Sevillanas, the local flamenco-style dance of Sevilla, involves dancing with a partner for four distinct parts of an upbeat guitar-based song. Each part involves delicately rotating your wrists, taking small but precise steps, and twirling and stomping in a proud “¡Olé!” I learned to dance sevillanas from a fiesty blonde Spaniard named Nuria. Her pudgy body took up most of the space in her living room as she impatiently showed Sofia and me the four movements of sevillanas. My lack of coordination did not bring out my teacher’s sunny side. When I couldn’t remember one of the parts of the routine and mistakenly stepped forward with my right foot several times, she slapped my left thigh and ordered “¡la izquierda!” She also accused me of not standing close enough to my partner (her smelly self). Besides sevillanas, Nuria taught us that you could save 40 euros on the high-speed train by buying a ticket to Córdoba and just staying on until Madrid (we never did try it), and that Madrid men are “stiff, cold” dancers (we never did find out). I’d had just about enough of Nuria until she took Sofia and me to a dress shop around the corner from her house. That was when I saw the dress: black with large white polka-dots. I’ll never forget going into the cluttered dressing room and zipping up the long skirt, then slipping on the matching blouse and jacket. I had the spent three months in Spain until that point feeling too white, American, useless. Suddenly, I had a style and a purpose.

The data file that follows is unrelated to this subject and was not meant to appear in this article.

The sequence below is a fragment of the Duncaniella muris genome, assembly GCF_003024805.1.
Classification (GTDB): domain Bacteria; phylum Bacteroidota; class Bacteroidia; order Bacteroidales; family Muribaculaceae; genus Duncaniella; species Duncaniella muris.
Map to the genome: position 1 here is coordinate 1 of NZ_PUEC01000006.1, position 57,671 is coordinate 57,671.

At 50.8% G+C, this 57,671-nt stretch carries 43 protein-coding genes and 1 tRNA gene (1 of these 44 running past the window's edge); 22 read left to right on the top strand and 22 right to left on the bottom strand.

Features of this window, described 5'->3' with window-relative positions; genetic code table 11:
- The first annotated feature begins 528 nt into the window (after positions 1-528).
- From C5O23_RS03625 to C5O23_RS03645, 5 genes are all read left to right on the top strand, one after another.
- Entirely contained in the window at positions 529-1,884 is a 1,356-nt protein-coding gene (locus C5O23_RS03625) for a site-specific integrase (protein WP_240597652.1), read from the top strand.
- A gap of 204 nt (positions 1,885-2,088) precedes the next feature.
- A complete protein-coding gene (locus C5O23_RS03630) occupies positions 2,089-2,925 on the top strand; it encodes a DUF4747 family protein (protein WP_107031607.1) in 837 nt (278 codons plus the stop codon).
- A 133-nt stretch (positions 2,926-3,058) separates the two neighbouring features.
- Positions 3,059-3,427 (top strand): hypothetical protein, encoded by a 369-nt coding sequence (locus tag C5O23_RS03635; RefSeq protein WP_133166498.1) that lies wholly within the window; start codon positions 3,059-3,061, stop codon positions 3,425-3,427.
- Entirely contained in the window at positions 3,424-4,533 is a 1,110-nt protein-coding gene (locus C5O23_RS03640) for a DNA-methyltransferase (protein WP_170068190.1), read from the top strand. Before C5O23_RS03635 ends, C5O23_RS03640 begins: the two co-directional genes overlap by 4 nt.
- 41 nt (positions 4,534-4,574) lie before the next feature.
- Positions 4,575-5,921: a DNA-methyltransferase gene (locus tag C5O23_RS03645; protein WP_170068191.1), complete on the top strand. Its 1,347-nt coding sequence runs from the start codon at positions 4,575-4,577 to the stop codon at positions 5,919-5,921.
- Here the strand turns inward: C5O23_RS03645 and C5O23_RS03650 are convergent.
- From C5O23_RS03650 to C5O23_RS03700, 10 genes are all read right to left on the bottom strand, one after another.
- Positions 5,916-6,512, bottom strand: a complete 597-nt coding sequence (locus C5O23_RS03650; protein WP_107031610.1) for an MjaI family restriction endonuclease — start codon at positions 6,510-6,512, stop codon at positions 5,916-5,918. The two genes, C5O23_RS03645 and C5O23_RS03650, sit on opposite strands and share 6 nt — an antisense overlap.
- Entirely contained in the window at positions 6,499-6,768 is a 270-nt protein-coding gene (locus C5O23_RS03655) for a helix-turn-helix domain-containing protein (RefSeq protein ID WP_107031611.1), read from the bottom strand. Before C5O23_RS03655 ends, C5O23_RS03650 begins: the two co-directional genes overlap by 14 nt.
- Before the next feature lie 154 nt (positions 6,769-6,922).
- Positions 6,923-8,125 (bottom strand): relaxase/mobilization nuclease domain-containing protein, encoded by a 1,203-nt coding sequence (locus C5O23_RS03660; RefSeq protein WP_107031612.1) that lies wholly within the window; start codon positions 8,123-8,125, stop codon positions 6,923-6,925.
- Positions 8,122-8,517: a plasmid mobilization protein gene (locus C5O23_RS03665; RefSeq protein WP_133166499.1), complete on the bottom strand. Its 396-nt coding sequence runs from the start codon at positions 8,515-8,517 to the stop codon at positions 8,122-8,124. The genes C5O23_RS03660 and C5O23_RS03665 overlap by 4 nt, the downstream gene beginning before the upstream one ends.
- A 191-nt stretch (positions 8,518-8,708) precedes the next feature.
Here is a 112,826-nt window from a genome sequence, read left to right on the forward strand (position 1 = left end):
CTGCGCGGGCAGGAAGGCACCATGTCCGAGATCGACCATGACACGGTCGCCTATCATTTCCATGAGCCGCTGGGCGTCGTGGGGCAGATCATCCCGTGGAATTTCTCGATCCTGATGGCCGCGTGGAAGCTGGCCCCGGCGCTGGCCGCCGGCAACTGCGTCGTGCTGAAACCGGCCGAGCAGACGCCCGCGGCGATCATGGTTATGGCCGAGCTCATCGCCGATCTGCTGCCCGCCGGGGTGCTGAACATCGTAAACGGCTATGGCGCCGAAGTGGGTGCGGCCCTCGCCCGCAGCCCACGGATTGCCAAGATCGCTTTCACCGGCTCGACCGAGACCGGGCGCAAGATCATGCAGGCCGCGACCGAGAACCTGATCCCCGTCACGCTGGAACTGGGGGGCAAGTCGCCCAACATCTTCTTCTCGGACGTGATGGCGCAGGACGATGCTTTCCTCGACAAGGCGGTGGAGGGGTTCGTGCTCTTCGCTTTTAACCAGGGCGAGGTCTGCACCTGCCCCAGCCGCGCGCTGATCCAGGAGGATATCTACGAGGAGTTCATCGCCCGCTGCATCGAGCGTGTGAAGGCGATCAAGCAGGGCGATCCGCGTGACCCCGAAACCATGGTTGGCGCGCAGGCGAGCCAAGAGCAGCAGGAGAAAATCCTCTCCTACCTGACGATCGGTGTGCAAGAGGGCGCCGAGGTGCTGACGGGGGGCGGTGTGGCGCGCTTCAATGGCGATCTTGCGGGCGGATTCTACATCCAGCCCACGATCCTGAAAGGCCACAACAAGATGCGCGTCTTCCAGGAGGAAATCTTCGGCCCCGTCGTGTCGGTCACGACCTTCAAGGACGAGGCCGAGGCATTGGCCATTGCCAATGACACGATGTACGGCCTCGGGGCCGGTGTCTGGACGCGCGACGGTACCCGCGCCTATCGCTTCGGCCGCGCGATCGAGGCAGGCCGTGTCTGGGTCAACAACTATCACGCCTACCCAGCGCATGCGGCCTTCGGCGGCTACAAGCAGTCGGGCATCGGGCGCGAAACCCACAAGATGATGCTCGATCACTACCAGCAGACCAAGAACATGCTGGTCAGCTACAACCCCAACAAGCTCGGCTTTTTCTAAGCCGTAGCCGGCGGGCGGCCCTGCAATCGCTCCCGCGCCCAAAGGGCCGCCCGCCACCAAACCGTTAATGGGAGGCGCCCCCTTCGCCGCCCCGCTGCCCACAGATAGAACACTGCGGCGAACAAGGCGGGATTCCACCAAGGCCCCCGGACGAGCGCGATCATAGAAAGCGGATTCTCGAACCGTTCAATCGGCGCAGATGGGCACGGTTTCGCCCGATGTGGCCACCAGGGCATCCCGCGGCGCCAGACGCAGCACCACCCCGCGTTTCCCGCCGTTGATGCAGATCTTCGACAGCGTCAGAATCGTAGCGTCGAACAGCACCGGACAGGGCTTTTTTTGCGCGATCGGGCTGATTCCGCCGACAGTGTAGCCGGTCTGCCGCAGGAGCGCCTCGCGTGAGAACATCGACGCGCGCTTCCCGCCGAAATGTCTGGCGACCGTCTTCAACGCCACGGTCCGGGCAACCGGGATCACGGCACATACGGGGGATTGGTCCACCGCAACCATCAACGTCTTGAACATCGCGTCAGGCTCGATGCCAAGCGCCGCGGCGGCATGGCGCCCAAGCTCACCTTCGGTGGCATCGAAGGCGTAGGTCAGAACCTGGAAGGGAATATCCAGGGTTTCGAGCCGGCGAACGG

To date, I have spent seven months of my life in Spain, but I have felt the most “Spanish” dancing sevillanas in that dress. For the festival of Feria, my American friends and I proudly walked the San Telmo Bridge in our trajes de flamenco and tap shoes, with flowers in our hair, just like thousands of Spanish women around us. When we got to the festival, we saw hundreds of striped tents with a different party in each. The public tents, sponsored by municipalities and political parties (the socialists seemed to have the best music), offered dancing and drinking for one week straight. When people got tired of dancing, they could play carnival games or ride the Ferris wheel. At Feria, no one sleeps. During the day horses carry men and women with their feet and skirts hanging off the sides. At all hours of the night someone is singing about the dance queen of the Triana or Macarena districts, and someone is dancing the four sevillanas movements. I understood that this dance was my ticket into the Spanish world, as long as I kept my feet going, and as long as I kept returning to Feria in my dress.